Kobe Bryant should've been consulted about Mike Brown hire
In a move the success of which will partly depend on the strength of that relationship, the two are already off on a bad foot.
And in a move that's surprising and frankly disappointing, having a conversation with the team's star player may have avoided a potential problem that lies ahead.
Granted, Bryant isn't in the front office and it's not his responsibility or right to select the head coach. That job description points to Lakers owner Jerry Buss, executive Jim Buss and General Manager Mitch Kupchak. That doesn't mean Bryant shouldn't have been part of the research process. Lakers' management clearly felt otherwise.
"We really don’t consult the players on these matters," Jerry Buss said Tuesday on Playboy Radio with sports commentator Michael Eaves and former Lakers scout Bonnie-Jill Laflin. "Obviously we have to select somebody who has a reputation that the players would be happy with. But to ask a direct player to select a particular coach, that’s general manager territory. That’s really out of the player domain."
But is it really out of the players' domain for at least the team's superstar to be consulted simply out of respect for the research process? That doesn't mean the Lakers have to listen to Bryant, who would've recommended Brian Shaw, Rick Adelman or Jeff Van Gundy. After all, the Lakers never budged when Bryant demanded to be traded or for the Lakers to "ship his .... out" regarding a possible trade involving Andrew Bynum for Jason Kidd back in 2007. They could've reacted toward Bryant's suggestions the same way. Instead, leaving him in the dark only leaves the Lakers open to potential problems they easily could've avoided.
The Lakers will experience an inevitable transition period during the post-Phil Jackson era. The championship window appears to be closing in on this aging roster. Even if it's clear Jim Buss holds Bynum in higher regard for future, this is not how Bryant should be treated during presumably the last three years of his playing career.
Kupchak told Sports Illustrated's Dan Patrick that Bryant wasn't consulted in the coaching search and wasn’t notified in advance because the Lakers didn’t know the hiring process would be finished or go public so soon. But the coaching search, as reported by The Times' Mike Bresnahan and Broderick Turner, started May 17, giving the Lakers eight days before agreeing to hire Brown to contact Bryant. That certainly deviates from the front office's attitude last year when Kupchak frequently consulted with Bryant, who in turn had frequent phone and text message exchanges with Derek Fisher, Matt Barnes, Shannon Brown, Steve Blake and Jackson during the free agency process.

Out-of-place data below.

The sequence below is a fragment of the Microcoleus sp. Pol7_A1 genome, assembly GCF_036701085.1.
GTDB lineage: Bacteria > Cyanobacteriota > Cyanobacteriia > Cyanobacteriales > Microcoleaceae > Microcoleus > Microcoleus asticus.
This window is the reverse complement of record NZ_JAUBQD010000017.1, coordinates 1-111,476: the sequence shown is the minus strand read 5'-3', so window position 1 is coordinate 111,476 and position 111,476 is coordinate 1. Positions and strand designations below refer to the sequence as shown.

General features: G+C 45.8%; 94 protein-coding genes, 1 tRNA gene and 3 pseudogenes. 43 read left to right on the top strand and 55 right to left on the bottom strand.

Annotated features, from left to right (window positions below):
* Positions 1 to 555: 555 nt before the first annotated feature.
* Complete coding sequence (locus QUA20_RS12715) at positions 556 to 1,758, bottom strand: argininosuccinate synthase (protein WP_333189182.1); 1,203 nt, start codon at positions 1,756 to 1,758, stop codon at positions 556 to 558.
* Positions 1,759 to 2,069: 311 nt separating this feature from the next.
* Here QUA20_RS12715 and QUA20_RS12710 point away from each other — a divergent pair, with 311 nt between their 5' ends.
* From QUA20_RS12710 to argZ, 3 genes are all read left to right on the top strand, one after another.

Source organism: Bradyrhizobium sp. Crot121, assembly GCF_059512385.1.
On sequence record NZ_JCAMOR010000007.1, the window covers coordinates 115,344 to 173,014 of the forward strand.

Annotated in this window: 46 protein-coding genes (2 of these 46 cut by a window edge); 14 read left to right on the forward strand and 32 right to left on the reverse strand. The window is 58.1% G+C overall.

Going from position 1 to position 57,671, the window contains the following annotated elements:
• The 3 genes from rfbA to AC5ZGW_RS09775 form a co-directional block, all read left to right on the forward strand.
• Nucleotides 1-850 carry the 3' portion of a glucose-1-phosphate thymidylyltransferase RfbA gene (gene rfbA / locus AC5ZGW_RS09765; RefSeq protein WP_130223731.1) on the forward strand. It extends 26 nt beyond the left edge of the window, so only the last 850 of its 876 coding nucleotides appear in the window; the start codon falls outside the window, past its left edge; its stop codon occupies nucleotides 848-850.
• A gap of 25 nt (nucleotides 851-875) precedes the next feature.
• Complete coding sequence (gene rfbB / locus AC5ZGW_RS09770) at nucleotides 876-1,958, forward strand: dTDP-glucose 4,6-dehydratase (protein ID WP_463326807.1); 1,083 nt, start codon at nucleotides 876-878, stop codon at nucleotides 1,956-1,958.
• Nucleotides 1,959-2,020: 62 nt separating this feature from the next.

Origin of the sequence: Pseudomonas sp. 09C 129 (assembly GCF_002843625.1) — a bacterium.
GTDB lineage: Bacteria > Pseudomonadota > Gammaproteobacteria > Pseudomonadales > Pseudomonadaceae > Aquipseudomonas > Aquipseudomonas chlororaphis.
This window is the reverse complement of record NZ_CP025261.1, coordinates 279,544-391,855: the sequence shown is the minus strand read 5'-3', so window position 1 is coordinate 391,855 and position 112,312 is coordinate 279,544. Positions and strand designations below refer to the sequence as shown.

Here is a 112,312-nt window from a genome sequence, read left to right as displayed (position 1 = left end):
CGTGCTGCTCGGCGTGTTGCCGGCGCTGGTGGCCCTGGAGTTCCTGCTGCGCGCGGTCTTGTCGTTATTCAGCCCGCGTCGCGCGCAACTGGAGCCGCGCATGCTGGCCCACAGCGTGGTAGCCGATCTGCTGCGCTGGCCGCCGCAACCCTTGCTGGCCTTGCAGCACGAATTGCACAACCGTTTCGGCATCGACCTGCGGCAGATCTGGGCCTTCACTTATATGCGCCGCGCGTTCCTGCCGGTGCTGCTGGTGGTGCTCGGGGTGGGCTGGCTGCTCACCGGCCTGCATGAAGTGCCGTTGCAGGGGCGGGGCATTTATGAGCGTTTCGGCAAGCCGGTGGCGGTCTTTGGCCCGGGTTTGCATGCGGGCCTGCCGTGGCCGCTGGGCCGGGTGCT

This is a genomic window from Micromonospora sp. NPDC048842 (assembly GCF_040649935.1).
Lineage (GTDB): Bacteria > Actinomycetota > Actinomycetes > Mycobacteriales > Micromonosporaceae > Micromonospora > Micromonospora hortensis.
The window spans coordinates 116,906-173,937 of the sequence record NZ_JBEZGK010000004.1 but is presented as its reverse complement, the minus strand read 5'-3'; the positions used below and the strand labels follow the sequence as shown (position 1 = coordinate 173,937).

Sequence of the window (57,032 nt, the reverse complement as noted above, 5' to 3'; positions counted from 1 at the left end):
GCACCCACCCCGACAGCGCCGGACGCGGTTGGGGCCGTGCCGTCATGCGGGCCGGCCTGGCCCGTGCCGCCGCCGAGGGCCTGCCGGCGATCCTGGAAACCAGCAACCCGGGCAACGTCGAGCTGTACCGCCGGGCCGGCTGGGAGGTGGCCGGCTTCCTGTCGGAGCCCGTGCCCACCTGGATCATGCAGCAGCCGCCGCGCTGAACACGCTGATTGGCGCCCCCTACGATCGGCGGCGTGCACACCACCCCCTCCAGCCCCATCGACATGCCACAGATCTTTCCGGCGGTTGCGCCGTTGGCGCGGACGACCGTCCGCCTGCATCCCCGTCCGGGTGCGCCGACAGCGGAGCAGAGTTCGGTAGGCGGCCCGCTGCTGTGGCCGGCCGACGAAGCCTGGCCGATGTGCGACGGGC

"His approach was kind of like, 'This is what I’m hearing,'" Kupchak said last summer of Bryant regarding his role with helping the Lakers secure Barnes. "He never said, 'What are you going to do, this is what I want you to do.' It was, 'This is what I’m hearing.'"
Why exactly wouldn't that be valuable during the coaching search? The importance of doing that goes back to Jerry Buss' comment that they should be aware of finding a coach the players would be happy playing for, but the immediate reaction doesn't suggest Brown really meets that criterion. Bryant's refusal to comment on the issue when contacted by The Times' Turner spoke volumes, especially considering Turner's reporting indicated people close to Bryant characterized him as being "confused" about the hire. Lakers guard Derek Fisher tweeted he's "excited to start a new chapter under Mike Brown," but not before making it clear he considered Brian Shaw "at the top of the list." And Lakers forward Ron Artest, who earned Defensive Player of the Year honors in 2003-2004 under Brown as a Pacers assistant coach, played coy with fans when they asked him about the hire. He simply wrote, "I'm busy tweeting so I can't answer ur tweets."
That hardly provides any ringing endorsement for Brown. There's nothing personal against him. All accounts say he's a great guy, but what does that really mean in this business? His coaching credentials include a 272-138 record, 2009 NBA Coach of the Year, an NBA Finals appearance and two Eastern Conference Finals appearances, but he wouldn't have been fired in Cleveland if that's the only standard.
Brown may have said all the right things at halftime of the Thunder-Mavericks game on ESPN. He thanked the Buss family. He paid homage to Jackson. He touted Bryant as a Hall of Famer. Brown spent more time talking about Bryant on the air, however, than he actually did with him over the phone.
"Kobe and I have exchanged texts tonight," Brown said on ESPN. "I imagine we will get on the phone at one point or another. He was busy with his family at one point and so was I so we weren't able to hook up by phone."
Not even for a single minute? That's all Brown and Bryant would need to exchange simple gestures. . Text messages cover that, but it doesn't take a genius to know a phone call goes further.
Once training camp starts, this might not even be an issue. The Lakers will say all the right things, with Bryant and company touting Brown as a defensive-minded coach and a fresh voice. The true test measuring the validity of Brown's presence will happen the moment the Lakers go through adversity. Should this monumental gamble backfire, it'll be easy to trace back a few steps to where it could've all been avoided. One of those steps would've involved contacting Bryant beforehand.
-- Mark Medina
Photo: Lakers guard Kobe Bryant checks the scoreboard on the way to a 93-81 loss to the Dallas Mavericks on May 4 at Staples Center. Credit: Wally Skalij / Los Angeles Times
Photo: Lakers Coach Mike Brown hasn't spoken with Kobe Bryant by phone yet. Credit: Associated Press